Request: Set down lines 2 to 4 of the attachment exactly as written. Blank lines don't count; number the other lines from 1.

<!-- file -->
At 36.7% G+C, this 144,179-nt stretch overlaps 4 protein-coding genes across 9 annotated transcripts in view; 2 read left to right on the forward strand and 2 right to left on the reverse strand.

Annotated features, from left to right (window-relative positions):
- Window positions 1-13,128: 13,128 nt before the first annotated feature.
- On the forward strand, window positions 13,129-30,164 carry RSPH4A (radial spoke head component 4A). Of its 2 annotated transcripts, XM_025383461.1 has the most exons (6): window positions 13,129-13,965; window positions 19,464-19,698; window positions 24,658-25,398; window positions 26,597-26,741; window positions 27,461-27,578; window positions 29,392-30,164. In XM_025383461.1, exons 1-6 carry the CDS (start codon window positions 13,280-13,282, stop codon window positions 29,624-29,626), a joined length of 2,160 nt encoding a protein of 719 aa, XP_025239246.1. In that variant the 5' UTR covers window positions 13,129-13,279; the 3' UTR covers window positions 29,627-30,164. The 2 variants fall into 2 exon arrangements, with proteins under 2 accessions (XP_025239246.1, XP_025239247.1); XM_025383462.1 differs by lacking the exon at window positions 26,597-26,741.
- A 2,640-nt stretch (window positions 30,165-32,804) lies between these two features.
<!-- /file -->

Annotated features, from left to right (window-relative positions):
- Window positions 1-13,128: 13,128 nt before the first annotated feature.
- On the forward strand, window positions 13,129-30,164 carry RSPH4A (radial spoke head component 4A). Of its 2 annotated transcripts, XM_025383461.1 has the most exons (6): window positions 13,129-13,965; window positions 19,464-19,698; window positions 24,658-25,398; window positions 26,597-26,741; window positions 27,461-27,578; window positions 29,392-30,164. In XM_025383461.1, exons 1-6 carry the CDS (start codon window positions 13,280-13,282, stop codon window positions 29,624-29,626), a joined length of 2,160 nt encoding a protein of 719 aa, XP_025239246.1. In that variant the 5' UTR covers window positions 13,129-13,279; the 3' UTR covers window positions 29,627-30,164. The 2 variants fall into 2 exon arrangements, with proteins under 2 accessions (XP_025239246.1, XP_025239247.1); XM_025383462.1 differs by lacking the exon at window positions 26,597-26,741.